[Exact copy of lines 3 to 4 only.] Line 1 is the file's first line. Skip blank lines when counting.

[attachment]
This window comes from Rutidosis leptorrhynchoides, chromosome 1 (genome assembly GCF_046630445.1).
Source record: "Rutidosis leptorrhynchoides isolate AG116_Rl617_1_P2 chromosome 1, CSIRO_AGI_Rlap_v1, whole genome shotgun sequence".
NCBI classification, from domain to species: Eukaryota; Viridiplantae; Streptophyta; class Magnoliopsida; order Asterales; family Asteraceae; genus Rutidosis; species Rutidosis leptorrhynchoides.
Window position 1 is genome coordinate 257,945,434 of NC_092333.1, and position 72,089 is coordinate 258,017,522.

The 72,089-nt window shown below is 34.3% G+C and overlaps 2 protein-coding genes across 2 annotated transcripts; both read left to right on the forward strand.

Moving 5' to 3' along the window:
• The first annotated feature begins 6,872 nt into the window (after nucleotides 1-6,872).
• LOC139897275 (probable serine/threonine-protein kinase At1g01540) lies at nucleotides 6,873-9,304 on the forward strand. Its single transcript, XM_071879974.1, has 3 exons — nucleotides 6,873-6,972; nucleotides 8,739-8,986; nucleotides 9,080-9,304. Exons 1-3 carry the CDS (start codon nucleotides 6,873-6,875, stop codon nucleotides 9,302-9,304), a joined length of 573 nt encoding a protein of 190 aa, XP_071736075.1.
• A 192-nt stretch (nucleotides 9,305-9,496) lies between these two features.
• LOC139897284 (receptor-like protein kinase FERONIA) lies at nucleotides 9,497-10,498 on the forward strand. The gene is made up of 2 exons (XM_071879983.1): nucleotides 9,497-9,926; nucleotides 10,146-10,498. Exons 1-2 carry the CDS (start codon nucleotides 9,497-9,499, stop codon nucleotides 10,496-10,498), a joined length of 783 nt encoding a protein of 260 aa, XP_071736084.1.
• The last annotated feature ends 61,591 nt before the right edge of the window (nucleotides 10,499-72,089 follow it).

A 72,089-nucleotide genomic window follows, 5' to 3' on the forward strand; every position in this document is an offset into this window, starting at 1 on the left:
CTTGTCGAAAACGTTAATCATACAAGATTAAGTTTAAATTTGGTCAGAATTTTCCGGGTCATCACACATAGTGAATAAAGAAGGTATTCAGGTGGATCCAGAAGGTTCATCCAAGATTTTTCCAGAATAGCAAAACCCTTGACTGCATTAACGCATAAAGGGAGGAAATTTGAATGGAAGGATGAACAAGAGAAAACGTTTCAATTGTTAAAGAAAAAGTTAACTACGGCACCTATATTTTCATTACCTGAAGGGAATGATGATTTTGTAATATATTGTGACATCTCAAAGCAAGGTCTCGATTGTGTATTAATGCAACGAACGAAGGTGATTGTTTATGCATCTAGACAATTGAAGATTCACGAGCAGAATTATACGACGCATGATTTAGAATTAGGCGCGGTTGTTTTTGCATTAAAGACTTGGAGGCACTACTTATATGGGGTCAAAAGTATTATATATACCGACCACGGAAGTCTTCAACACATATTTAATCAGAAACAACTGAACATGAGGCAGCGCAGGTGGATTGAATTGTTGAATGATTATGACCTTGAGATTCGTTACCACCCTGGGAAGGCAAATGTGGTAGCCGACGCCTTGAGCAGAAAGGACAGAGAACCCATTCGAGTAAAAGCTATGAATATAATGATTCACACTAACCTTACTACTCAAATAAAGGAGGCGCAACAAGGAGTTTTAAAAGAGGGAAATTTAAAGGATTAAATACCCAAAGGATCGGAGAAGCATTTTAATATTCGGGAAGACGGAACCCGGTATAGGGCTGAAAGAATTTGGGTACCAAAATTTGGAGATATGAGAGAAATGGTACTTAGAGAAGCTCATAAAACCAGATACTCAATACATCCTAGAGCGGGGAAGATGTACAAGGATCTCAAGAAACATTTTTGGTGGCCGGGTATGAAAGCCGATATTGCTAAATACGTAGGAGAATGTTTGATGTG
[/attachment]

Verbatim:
NCBI classification, from domain to species: Eukaryota; Viridiplantae; Streptophyta; class Magnoliopsida; order Asterales; family Asteraceae; genus Rutidosis; species Rutidosis leptorrhynchoides.
Window position 1 is genome coordinate 257,945,434 of NC_092333.1, and position 72,089 is coordinate 258,017,522.